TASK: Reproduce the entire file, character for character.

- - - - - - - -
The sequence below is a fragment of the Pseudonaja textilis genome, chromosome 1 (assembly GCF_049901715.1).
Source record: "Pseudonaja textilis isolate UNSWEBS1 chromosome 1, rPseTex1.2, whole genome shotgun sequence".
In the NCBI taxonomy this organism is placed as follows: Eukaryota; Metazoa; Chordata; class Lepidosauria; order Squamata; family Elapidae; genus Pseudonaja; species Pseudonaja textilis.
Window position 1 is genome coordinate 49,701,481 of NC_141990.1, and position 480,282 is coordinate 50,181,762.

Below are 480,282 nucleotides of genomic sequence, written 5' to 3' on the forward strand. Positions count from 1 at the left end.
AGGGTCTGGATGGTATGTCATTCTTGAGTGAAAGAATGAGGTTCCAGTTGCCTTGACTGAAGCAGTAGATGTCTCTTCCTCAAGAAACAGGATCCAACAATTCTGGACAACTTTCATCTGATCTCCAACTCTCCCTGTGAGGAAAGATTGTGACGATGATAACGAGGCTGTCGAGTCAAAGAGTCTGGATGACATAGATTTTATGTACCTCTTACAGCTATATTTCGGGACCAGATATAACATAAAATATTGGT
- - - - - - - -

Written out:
The sequence below is a fragment of the Pseudonaja textilis genome, chromosome 1 (assembly GCF_049901715.1).
Source record: "Pseudonaja textilis isolate UNSWEBS1 chromosome 1, rPseTex1.2, whole genome shotgun sequence".
In the NCBI taxonomy this organism is placed as follows: Eukaryota; Metazoa; Chordata; class Lepidosauria; order Squamata; family Elapidae; genus Pseudonaja; species Pseudonaja textilis.
Window position 1 is genome coordinate 49,701,481 of NC_141990.1, and position 480,282 is coordinate 50,181,762.

Below are 480,282 nucleotides of genomic sequence, written 5' to 3' on the forward strand. Positions count from 1 at the left end.
AGGGTCTGGATGGTATGTCATTCTTGAGTGAAAGAATGAGGTTCCAGTTGCCTTGACTGAAGCAGTAGATGTCTCTTCCTCAAGAAACAGGATCCAACAATTCTGGACAACTTTCATCTGATCTCCAACTCTCCCTGTGAGGAAAGATTGTGACGATGATAACGAGGCTGTCGAGTCAAAGAGTCTGGATGACATAGATTTTATGTACCTCTTACAGCTATATTTCGGGACCAGATATAACATAAAATATTGGT